Abstracts of Papers


M Gerstein (1992). "A Resolution-Sensitive Procedure for Comparing Protein Surfaces and its Application to the Comparison of Antigen-Combining Sites," Acta Crystallographica A48: 271-276.

Resolution is a crucial parameter to consider in doing surface comparisons. A method is presented here for the rapid, objective, and automatic comparison of selected parts of protein surfaces as a function of resolution using differences and correlations of Fourier coefficients. A test-case application of this procedure to the surfaces of five immunoglobulin antigen-combining sites allowed them to be partitioned into two categories.


M Gerstein & R Lynden-Bell (1993). "Simulation of Water around a Model Protein Helix. 2. The Relative Contributions of Packing, Hydrophobicity, and Hydrogen-Bonding," Journal of Physical Chemistry 97: 2991-2999.

In the preceding paper[1], the structure of water around a model protein a-helix (made from polyalanine) was investigated using two-dimensional projections of the molecular distribution function. Here an attempt is made to assess the relative importance of packing, protein-water hydrogen-bonding, and water-water hydrogen-bonding in creating this water structure. To isolate the effect of protein-water hydrogen bonding, simulations with the helix charges 'switched' on and off were compared. Likewise, these 'normal' water simulations were compared to ones done with the water charges switched off to assess the relative contributions of packing and hydrogen-bonding. The energy of water molecules around the helix was also investigated. The results show that water-water hydrogen bonding, which underlies hydrophobicity, is the dominant interaction. On average it moves water molecules back from hydrophobic parts of the helix surface as compared to water molecules around hydrophilic parts. Furthermore, completely disrupting this interaction by switching off the water charges moves the solvent molecules in towards the helix, making narrow crevices more accessible to solvent. A function that synthesizes this energetic information with that from the molecular distribution function is used to characterize the hydrophobicity of the helix.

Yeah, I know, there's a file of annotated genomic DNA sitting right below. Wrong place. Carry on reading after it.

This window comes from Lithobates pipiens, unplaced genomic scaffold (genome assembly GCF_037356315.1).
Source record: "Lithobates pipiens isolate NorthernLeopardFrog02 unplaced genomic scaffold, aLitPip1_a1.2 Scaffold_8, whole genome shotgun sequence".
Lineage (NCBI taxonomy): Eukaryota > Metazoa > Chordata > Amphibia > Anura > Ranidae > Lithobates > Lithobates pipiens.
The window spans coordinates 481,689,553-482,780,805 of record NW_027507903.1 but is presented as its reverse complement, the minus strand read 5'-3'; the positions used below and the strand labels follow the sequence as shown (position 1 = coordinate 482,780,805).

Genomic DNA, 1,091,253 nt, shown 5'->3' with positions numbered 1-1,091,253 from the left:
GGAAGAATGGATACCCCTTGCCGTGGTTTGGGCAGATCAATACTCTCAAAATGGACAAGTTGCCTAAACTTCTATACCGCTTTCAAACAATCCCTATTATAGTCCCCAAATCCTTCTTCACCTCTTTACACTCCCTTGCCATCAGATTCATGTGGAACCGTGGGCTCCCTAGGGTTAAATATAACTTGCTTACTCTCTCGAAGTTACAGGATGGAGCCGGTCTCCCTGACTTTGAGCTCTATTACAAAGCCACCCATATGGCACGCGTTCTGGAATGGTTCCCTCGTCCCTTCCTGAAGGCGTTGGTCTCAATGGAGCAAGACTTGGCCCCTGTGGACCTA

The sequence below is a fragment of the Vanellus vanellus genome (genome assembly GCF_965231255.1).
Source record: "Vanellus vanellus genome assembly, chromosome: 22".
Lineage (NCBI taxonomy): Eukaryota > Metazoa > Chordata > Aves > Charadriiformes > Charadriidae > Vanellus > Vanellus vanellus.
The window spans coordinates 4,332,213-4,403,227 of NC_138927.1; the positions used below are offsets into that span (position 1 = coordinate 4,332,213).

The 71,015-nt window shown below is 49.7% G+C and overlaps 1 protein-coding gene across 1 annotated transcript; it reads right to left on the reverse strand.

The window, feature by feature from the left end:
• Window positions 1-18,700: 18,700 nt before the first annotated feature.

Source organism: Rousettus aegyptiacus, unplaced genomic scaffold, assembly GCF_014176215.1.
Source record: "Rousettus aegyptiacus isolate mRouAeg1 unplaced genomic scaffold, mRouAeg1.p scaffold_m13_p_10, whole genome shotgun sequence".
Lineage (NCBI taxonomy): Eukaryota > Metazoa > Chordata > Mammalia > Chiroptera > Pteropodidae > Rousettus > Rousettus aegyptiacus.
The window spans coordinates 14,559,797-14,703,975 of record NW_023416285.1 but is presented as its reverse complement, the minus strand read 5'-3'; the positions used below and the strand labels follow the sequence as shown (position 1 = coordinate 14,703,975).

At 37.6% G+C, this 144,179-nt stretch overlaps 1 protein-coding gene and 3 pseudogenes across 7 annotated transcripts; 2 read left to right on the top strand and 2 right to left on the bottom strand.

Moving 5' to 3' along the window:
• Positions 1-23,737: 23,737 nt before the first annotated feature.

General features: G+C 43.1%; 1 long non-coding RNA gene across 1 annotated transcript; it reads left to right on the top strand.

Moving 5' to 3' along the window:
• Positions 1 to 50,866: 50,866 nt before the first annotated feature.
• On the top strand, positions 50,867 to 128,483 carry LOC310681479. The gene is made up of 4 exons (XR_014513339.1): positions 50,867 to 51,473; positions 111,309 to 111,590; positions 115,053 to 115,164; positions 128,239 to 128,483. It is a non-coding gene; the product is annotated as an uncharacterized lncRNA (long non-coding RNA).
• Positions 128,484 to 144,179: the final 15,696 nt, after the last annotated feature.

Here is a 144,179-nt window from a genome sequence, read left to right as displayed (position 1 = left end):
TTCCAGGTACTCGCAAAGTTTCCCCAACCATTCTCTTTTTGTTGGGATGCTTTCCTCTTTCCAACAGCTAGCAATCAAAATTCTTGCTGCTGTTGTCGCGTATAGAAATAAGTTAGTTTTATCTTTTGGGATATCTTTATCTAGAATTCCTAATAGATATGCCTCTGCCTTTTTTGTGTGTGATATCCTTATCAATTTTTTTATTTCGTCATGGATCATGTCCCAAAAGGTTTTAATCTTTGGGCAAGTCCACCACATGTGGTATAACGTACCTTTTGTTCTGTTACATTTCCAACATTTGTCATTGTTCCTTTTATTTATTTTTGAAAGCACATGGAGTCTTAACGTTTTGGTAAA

M Gerstein, E Sonnhammer & C Chothia (1994). "Volume Changes in Protein Evolution," Journal of Molecular Biology 236: 1067-1078

We have determined the variations in volume that occur during evolution in the buried core of 3 different families of proteins. The variation of the whole core is very small (~2.5 %) compared to the variation at individual sites (~13 %). However, by comparing our results to those expected from random sequence changes with no correlations between sites, we show that the small variation observed may simply be a manifestation of the statistical "law of large numbers" and not reflect any compensating changes in, or global constraints upon, protein sequences.

We have also analyzed in detail the volume variations at individual sites, both in the core and on the surface, and compared these variations with those expected from random sequences. Individual sites on the surface have nearly the same variation as random sequences (24 % vs. 28% variation). However, individual sites in the core have on average about half the variation of random sequences (13% vs. 30%). Roughly, half of these core sites strongly conserve their volume (0-10 % variation); one quarter have moderate variation (10-20%); and the remaining quarter vary randomly (20-40%).